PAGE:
By Stuart Walton | March 10 2022
Stuart Walton on the long history of drinking vessels, from gourds to the changing fashions of modern wine glasses.
In the beginning was the gourd. The first bespoke drinking vessels were the hollowed-out skins of large vegetables like the calabash, tough enough to withstand transport, an advance on slurping river water from shells. In Chinese antiquity, a technique would be developed for training gourds in molds so that they grew into commodious shapes, but the much more workaday glazed earthenware, originally fired in pits and sealed on the inside so as not to absorb liquids, had begun to be perfected around 30,000 years ago.
Glass, without which the sensuous appreciation of wine would be unthinkable, was an Egyptian innovation of the last quarter of the third millennium BC. Skilled craftsmen under Pharaoh Thutmose III (r 1479-1425 BC) refined the technique of core-forming glass vessels, by spinning the molten glass over a solid, removable core. The oldest archaeological finds are of this type. It would not be until the first century BC that the glass blowpipe would be invented, also in Egypt, but glass had long since been a covetable elite commodity, so much so that when the Romans arrived, they adopted the glass vessel themselves as a sign of exquisite cultivation. By the 13th century, the Republic of Venice had become the recognized center of European glass-making, to the extent that the foundries were eventually sequestered on the island of Murano, for fear that the virtual industrialization of glass-making on the mainland constituted a fire hazard that threatened the city’s very existence.
The semiotics of refinement often turn on the notion of fragility, the same impulse that would eventually make bone china and other types of porcelain collectable. Glass, even more than whiteware, connotes delicacy, not least for its sparkling transparency, its deference to the appearance of whatever goes into it. Typically colored and highly decorated in earlier eras, the drinking glass gradually shed all its outward adornment until it was reduced to the purity of what was known as “ice” glass. The wine at Leonardo’s rendering of the Last Supper in the 1490s has been served in a matching set of anachronistic plain glass tumblers. In the previous decade, Domenico Ghirlandaio’s frescoes of the same scene at various locations in Florence, show not only similar glasses, but also the elegant, long-necked, crystal decanters from which the wine has been poured.
Refinement and delicacy have never been the whole, or even the principal, tenor of winemaking cultures. The festive aspect of drunkenness produced a style of drinking vessel that entered into dialogic relations with the drinker. The red-figure and black-figure drinking cups of classical Athens, central to the male-bonding wine ritual of the symposium, often depicted scenes of unbridled concupiscence, either as reminder of the compromising temptations to which wine led the drinker, or as positive encouragement to them. Fashioned with a broad, shallow bowl, the kylix was perfectly formed for imbibing while recumbently lolling on sofas, its interior base often painted with a carnal scene that could only be enjoyed when the cup was drained of its opaque red wine. The relief figuration on the Warren Cup in the British Museum, a Greco-Roman silver drinking vessel probably made during the lifetime of Christ, shows two depictions of sex between older and younger men, one of which is being enjoyed by a peeping figure behind a door, with whom the drinker is invited to identify.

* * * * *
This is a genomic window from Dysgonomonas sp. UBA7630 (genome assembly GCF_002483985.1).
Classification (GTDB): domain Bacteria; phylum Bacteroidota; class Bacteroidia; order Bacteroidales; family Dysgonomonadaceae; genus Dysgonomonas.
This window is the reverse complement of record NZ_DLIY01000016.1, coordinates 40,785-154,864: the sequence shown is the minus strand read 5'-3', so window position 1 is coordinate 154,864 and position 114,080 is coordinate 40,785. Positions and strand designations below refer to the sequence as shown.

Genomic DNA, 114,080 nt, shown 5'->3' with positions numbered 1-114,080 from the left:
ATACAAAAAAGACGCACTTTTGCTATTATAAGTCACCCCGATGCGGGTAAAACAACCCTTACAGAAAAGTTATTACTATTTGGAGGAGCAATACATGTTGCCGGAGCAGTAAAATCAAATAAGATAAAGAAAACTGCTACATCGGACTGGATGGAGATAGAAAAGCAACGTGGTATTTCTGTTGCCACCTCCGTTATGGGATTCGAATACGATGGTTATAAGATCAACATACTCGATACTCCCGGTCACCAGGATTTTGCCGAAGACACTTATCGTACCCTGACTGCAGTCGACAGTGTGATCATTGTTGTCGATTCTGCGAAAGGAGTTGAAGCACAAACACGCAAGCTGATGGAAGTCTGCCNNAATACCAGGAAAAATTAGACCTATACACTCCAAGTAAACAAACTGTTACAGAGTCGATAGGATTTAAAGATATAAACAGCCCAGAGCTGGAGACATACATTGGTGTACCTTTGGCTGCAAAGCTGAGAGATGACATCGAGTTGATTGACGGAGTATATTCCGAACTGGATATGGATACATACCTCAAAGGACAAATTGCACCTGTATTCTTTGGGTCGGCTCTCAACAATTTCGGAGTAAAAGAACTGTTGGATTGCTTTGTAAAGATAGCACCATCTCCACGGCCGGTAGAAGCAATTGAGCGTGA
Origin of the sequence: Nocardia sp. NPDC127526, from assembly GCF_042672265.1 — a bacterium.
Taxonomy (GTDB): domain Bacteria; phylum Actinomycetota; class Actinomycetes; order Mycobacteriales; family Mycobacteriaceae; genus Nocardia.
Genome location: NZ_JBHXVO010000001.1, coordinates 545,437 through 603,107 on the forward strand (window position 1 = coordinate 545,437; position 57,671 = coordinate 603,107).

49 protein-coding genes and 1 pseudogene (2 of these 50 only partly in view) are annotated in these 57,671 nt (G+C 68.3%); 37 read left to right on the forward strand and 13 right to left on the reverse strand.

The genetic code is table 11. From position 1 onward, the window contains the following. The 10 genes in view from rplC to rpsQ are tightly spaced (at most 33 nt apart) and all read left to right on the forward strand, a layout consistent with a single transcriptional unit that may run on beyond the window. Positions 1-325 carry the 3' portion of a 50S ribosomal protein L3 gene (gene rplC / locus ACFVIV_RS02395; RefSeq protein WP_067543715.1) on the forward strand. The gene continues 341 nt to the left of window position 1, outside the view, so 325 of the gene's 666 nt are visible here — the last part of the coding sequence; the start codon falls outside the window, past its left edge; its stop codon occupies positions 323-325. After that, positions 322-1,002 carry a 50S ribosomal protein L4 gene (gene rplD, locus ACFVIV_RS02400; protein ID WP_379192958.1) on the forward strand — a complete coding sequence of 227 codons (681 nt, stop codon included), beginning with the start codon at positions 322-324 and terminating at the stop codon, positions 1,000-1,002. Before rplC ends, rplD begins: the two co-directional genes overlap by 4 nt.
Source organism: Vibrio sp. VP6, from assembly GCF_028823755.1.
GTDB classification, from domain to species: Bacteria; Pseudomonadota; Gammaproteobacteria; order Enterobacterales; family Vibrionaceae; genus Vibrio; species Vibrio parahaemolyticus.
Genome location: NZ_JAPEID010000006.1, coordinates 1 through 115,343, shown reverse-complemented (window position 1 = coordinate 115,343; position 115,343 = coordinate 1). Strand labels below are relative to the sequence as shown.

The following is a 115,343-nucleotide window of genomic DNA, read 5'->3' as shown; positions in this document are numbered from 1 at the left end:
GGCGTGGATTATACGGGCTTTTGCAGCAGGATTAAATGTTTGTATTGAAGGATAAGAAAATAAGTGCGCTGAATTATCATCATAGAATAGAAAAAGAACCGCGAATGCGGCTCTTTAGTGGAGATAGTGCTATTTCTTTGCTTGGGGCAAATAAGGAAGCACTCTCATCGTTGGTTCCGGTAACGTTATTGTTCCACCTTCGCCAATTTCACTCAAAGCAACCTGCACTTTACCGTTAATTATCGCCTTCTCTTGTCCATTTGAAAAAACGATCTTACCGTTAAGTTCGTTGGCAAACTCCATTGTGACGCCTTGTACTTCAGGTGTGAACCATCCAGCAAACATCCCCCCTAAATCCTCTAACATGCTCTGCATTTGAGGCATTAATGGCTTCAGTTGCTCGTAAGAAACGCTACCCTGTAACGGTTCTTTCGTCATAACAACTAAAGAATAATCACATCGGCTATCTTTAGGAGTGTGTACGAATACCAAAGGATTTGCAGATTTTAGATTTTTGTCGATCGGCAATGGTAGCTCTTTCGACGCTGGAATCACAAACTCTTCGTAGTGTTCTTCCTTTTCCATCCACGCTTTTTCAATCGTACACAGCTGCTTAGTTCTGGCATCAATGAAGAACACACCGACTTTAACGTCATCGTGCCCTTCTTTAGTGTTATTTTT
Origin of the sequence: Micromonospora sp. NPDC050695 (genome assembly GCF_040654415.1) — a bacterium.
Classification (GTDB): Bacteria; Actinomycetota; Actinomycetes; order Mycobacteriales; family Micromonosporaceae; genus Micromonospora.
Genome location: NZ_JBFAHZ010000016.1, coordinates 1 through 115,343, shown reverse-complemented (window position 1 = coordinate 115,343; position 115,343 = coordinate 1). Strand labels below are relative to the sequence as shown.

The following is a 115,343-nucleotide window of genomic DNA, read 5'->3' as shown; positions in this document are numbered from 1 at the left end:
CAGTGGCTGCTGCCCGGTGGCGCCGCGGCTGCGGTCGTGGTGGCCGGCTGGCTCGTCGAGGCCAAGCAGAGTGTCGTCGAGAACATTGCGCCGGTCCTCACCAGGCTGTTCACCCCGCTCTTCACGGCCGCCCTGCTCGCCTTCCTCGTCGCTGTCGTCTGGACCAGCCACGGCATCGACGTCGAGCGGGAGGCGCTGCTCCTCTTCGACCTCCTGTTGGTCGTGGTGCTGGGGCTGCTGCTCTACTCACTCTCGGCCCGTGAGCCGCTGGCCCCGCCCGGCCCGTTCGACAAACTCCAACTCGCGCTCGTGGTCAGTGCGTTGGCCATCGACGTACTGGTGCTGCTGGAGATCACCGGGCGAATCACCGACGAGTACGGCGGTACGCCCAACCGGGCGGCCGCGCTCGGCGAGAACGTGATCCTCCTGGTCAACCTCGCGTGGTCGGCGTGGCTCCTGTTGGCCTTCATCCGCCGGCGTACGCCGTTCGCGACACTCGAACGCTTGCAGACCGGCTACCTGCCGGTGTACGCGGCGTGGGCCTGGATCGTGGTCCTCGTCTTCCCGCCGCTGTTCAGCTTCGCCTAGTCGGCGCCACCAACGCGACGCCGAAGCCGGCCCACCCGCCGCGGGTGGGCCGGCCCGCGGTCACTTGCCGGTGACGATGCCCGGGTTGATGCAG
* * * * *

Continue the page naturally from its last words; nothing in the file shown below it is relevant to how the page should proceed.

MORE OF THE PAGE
Elsewhere, the injunction to drink comes from the more obvious recourse of vessels that refused to be set down until they were empty, such as the Scythian drinking horn that soon left its bovine origin behind and became a thing of precious metal. The medieval round-bottomed glass insisted on the obligation to hospitality and comradeship in drink, since you could only cling on to it for dear life until you had drained it to the dregs.
What has happened to glass in the present day continues to reflect habits in social drinking. Just as wine glasses were succumbing to a gigantism that officially developed from the spread of connoisseurial appreciation, but also handily catered to modern greed, the first stirrings of a countervailing shrinkflation are upon us, in a return to the elegant small thimbles from which our Victorian forebears sipped their wine.
Shapes and sizes matter. We now know that fine spirits are better taken from something small and narrow, the better to enjoy the aromatic tones that are surrendered to the hot alcohol prickle of a broader surface area. Donate your brandy balloons to the charity shop! Even wine, though, becomes something else again when drunk from some unfamiliar material. An online correspondent in Chelyabinsk once sent me, from the goodness of an uncorrupted heart, a pair of onyx wine goblets. About once a year, I pour something full of youthful fruit, in rude red health, into their cold grey-brown embrace, and the wine reverts to its primal role as an earthy, hearty intoxicant that isn’t asking to be swirled or swooshed. Or even looked at.
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